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Not fade away

Malkovich plays Buck Howard bittersweet



Edith Wilma, sister of Edna, for whom the Wilma Theater was named, stayed in show business after her sister settled into married life in Missoula. In 1919, she married a ventriloquist named Fred Ketch whose signature act was to sing and harmonize in two and later three voices simultaneously. Can you imagine such a thing? What is there this side of Tuvan throatsingers, to say nothing of the desperate chumps on "American Idol," to compare with such an extraordinary skill? It would be marvelous if a recording of Ketch survived, but none probably does and maybe that is as it should be. Unlike Edith Wilma, who died several decades before him, Fred Ketch lived long enough to see vaudeville well and truly dead. It's fitting that such an enchanting—it could only have been enchanting—sound from a bygone era in entertainment exists now only in a few winking-out memories.

I relate this Wilma anecdote for melancholy's sake but also as an introduction to the "mentalist" played by John Malkovich in The Great Buck Howard, a character loosely based on Johnny-Carson regular the Amazing Kreskin. Unlike many of his entertainment contemporaries—those fabulous celebrity oddities, like Kreskin, whose entire careers seem to have revolved around late-night talk shows of the '60s and '70s—Malkovich's Buck Howard refuses to go quietly. He has become a laughingstock, a sad relic pushing the same corny schtick to half-full audiences of nostalgic seniors, an endearingly touchy specimen of onetime semi-celebrity left to ferment in 25 years of denial and delusion.

He is out of touch with the times. "I've never even heard of their paper," he protests when informed that an Internet reporter will be arriving to interview him. Also touchingly vain: Though his audience has dwindled to nothing, the prima donna in him won't cede an inch of its former territory, demanding star treatment and fuming when promoters pick him up at the airport in—gasp—a mini-van.

Clearly, this Buck Howard is comedic fruit ripe for the picking. Once the movie reassures you it won't be exploiting its main character for cruel laughs and the warm half-comforts of pop-culture irony, it becomes abundantly clear that The Great Buck Howard will stand or fall on Malkovich's performance. There isn't much to distract: certainly not the flimsy love story between blander-than-bland Colin Hanks (real-life dad Tom plays his dad in the movie, too) and a gorgeous, available, etc. "press attaché" played by Emily Blunt. (The resultant fumbling is premature in any sense of the word, and in any sense of fumbling.) We never sense real interest; it is simply thrust upon us. Watching Blunt try to seduce this trembling field mouse is barely more romantic than watching the kids in The Ice Storm tug at their Tuffskins. Blunt hasn't got much to work with, here. No one does. No one except, of course, John Malkovich.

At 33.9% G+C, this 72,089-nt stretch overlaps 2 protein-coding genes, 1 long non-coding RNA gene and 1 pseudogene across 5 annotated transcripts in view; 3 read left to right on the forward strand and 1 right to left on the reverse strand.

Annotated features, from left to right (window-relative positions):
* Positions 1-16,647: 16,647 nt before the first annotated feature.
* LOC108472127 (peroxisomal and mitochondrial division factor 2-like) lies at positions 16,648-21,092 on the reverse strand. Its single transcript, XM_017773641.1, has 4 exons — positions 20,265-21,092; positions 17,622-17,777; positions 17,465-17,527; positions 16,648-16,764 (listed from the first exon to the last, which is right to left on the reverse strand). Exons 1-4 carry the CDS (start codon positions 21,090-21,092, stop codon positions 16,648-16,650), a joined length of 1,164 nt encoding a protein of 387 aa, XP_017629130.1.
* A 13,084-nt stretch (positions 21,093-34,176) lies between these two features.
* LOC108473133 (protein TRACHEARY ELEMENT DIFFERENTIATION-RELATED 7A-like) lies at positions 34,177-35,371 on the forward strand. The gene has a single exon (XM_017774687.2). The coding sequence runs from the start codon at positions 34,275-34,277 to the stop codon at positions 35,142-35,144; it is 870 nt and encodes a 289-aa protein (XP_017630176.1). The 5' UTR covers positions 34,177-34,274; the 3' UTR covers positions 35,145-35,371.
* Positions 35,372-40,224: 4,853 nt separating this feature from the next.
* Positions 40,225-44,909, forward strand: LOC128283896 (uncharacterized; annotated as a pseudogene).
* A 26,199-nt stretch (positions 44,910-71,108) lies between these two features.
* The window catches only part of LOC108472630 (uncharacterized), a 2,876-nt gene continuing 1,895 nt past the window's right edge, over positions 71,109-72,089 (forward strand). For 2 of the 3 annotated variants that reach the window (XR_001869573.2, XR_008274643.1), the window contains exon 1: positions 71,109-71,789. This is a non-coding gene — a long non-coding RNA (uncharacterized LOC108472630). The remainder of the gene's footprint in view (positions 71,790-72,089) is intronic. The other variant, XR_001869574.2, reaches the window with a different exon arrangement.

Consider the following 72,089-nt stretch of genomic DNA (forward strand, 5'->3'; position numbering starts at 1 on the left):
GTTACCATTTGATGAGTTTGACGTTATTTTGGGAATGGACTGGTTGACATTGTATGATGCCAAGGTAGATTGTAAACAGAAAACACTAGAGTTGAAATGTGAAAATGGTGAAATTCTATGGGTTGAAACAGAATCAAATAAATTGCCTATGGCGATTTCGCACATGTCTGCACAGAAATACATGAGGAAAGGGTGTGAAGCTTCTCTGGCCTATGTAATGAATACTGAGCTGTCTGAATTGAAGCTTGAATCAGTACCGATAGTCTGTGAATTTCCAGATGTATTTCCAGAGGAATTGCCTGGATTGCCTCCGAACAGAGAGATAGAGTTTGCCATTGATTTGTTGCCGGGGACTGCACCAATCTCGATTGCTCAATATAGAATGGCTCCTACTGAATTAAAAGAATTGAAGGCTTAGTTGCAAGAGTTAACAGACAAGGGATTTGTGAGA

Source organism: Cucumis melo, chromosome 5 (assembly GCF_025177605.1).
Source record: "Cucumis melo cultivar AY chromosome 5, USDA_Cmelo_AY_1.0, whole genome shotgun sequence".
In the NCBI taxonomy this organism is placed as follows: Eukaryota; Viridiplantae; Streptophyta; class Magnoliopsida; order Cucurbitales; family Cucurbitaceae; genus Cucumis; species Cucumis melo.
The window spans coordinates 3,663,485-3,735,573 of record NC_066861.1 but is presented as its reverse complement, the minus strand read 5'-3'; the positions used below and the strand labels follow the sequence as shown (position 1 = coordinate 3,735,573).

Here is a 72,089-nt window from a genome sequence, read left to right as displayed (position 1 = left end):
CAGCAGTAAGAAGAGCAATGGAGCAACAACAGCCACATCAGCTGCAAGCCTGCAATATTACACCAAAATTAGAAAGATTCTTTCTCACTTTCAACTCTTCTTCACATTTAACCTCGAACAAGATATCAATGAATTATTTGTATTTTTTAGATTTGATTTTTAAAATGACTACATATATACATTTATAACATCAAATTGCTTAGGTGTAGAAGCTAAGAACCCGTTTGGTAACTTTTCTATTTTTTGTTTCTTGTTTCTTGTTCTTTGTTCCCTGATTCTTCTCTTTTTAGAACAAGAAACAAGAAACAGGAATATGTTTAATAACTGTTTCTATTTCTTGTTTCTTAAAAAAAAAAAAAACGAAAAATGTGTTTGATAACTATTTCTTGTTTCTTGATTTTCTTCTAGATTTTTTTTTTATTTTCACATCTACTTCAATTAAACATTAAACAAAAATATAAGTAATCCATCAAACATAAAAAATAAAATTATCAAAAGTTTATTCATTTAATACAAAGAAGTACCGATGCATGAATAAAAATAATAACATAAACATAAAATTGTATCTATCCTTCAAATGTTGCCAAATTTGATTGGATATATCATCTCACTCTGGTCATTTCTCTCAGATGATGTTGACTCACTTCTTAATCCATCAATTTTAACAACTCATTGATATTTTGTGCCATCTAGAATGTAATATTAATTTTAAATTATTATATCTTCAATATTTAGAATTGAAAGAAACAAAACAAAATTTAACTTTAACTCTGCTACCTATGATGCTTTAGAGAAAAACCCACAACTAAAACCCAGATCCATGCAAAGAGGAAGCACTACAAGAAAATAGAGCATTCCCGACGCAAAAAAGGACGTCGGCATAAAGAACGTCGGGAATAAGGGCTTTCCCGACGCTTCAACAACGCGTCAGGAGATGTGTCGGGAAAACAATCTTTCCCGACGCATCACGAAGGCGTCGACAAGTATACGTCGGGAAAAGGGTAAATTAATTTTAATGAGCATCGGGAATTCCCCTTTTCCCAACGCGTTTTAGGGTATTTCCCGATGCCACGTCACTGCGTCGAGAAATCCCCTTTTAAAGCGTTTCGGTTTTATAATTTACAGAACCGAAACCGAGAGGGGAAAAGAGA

I have never been able to stand John Malkovich. Sitting there 15 minutes into the The Great Buck Howard, the thought of being hostage to his relentless scenery-chewing for another hour and a half was almost more than I could stand. If someone could please refer me to the performance that established this supposedly "intense" actor's mystifying reputation for "intensity," I would be grateful.

The main reason I dislike John Malkovich is that he never lets you forget he's John Malkovich. Ooh look, I'm John Malkovich talking with a (horrible) Russian accent. Ooh, look, there's a movie about being John Malkovich and I'm in it. As a touchy fading celebrity, he's actually pretty funny, though typically he doesn't immerse himself in the role so much as brand himself on it. Every part he takes on ultimately ends up being John Malkovich.

If there's any distraction from Malkovich's hamming, it's the rogue's gallery of real-life minor celebrities that keeps popping up in The Great Buck Howard, luring you into a mildly diverting game of Spot The Washup. There's Gary Coleman, surprise surprise. And Donny Most—Ralph from "Happy Days," now going by just "Don." Best of all, there's Michael Winslow, famous for 15 minutes spread out over several Police Academy movies as the guy who makes all the cool sound effects. Just as in Police Academy, here too he has no character to speak of beyond just the guy who makes cool sound effects. If only they could have brought Charo on for a cameo!

So the writing is weak and the acting nonexistent in various ways, but The Great Buck Howard is still hard to dismiss entirely. It's very generous with its characters, even the Kentucky hick played by Steve Zahn (speaking of non-acting, I would sure like to see Zahn stop settling for playing an affable dumbbell or burned-out stoner), and surprisingly sensitive to the bittersweet. We never really feel sorry for Buck Howard (the character remains too brittle and the actor incapable of inhabiting the role), but we at least feel for his type: the has-been in denial, the corny entertainment anachronism who just can't walk away from the spotlight. And we stay interested in what he'll do next. Where Malkovich is concerned, that's a first for me, anyway. The Cave:Advertising:02 Production Art:IndyLogoDingbat2002.tifB:' a first",,"")>

The Great Buck Howard continues at the Wilma Theatre.

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